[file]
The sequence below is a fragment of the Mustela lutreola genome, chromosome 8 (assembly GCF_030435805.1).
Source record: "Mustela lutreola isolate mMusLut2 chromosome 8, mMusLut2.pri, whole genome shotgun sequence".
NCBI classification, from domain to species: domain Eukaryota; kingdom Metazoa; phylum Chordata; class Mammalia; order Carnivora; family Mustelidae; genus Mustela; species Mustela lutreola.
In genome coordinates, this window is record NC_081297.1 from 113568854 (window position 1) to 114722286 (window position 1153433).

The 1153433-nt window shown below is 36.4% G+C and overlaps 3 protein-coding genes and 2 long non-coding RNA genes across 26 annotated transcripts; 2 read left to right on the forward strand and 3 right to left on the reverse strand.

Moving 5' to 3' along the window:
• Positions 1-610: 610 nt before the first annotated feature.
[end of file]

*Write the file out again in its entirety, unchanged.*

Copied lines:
The sequence below is a fragment of the Mustela lutreola genome, chromosome 8 (assembly GCF_030435805.1).
Source record: "Mustela lutreola isolate mMusLut2 chromosome 8, mMusLut2.pri, whole genome shotgun sequence".
NCBI classification, from domain to species: domain Eukaryota; kingdom Metazoa; phylum Chordata; class Mammalia; order Carnivora; family Mustelidae; genus Mustela; species Mustela lutreola.
In genome coordinates, this window is record NC_081297.1 from 113568854 (window position 1) to 114722286 (window position 1153433).

The 1153433-nt window shown below is 36.4% G+C and overlaps 3 protein-coding genes and 2 long non-coding RNA genes across 26 annotated transcripts; 2 read left to right on the forward strand and 3 right to left on the reverse strand.

Moving 5' to 3' along the window:
• Positions 1-610: 610 nt before the first annotated feature.